Award-winning student news since 1978

The Brookhaven Courier

Award-winning student news since 1978

The Brookhaven Courier

Award-winning student news since 1978

The Brookhaven Courier

Bill Priest 1917-2014

By Nicholas Bostick


Biil Priest

As Dallas County Community College students resumed their studies, the Brookhaven College flag flew at half-mast in honor of DCCCD’s first chancellor, Dr. Bill Jason Priest. He died on Dec. 31, 2014 at the age of 97. Priest served as DCCCD chancellor from 1965 to 1981 and was integral in the creation and direction of the district.

“Dr. Priest was the very embodiment of leadership,” current DCCCD Chancellor Dr. Joe May said in a statement issued by DCCCD. “His vision for Dallas was far greater than our district because he was a community leader first and a college leader second.”

Throughout his career in education, Priest helped shape the image of the modern community college by championing non-credit courses, including technical degrees and certificate programs, and fighting to create the two-year nursing degree, according to Kathleen Whitson’s biography of Priest, “Bill Jason Priest: Community College Pioneer.” Whitson was a former executive dean of instructional support and outreach services at Brookhaven.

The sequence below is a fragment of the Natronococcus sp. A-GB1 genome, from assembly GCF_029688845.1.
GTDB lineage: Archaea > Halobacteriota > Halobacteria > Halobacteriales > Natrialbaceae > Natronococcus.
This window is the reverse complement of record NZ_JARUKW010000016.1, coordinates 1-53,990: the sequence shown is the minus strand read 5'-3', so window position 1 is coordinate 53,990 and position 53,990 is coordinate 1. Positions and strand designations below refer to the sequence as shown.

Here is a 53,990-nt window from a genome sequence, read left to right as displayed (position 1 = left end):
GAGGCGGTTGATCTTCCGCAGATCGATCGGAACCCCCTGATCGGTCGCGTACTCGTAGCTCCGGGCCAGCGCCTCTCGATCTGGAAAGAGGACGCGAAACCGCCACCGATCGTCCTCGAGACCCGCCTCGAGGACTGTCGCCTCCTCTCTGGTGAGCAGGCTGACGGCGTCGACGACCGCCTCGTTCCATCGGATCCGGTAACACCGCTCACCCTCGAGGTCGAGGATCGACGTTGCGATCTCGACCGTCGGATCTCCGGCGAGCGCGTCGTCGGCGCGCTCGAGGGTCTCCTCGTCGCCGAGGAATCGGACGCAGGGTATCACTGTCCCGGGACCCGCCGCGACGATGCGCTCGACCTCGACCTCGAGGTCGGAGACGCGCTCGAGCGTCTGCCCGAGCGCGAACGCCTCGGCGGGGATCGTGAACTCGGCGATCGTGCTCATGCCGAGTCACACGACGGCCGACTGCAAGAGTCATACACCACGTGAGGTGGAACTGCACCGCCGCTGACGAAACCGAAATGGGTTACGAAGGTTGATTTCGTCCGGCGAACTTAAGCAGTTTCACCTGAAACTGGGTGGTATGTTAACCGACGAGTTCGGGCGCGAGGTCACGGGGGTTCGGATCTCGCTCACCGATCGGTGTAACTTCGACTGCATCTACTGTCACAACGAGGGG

As a young man, Priest was a gifted student who dreamed of becoming a historian, according to Whitson’s biography. He was also a gifted athlete and was signed to play for the Philadelphia Athletics baseball team in 1938.

On Oct. 1, 1941, Priest was drafted into the Navy. He worked as an intelligence officer stationed in San Francisco. While working as a radio operator, he took graduate classes at the University of California at Berkeley before shipping off to the Philippines after two semesters, according to Whitson’s biography.

Priest was part of an advance team that entered Hiroshima after the atomic bomb was dropped. Whitson’s biography states: “It seemed to [Priest] that with all of the intelligence and problem solving mechanisms available to mankind, there should be a less violent means for resolving philosophical differences.”

At the conclusion of World War II, Priest went on to earn his doctorate in education and began working at Orange Coast College, a junior college in Costa Mesa, California. Eventually, Priest became the president of American River College (1955-1963) and later the first superintendent of the Los Rios Junior College District (1963- 1965) in California, according to Whitson.

It was here Priest first began experimenting with providing students telecourses, which he would later bring to DCCCD in the form of the Instructional Television Center, now the R. Jan LeCroy Center for Educational Telecommunications.

Priest is survived by his son Andy Priest, who told Dallas Morning News Staff Writer Joe Simnacher: “He saw that [community college] offered people of limited funds a chance to get an education and a way to better themselves, and a chance to get a four-year degree on down the line if they wanted it, or technical education training if they didn’t want a four-year degree.”

Priest is also survived by his second wife, Ann Sparks Priest; two grandchildren and four great-grandchildren. His first wife, Marietta Shaw Priest, died in 1989.

A memorial for Priest will be held from 2 p.m. to 4 p.m. Feb. 25 at the Eastfield College Performance Hall. The ceremony is open to the DCCCD community.

More to Discover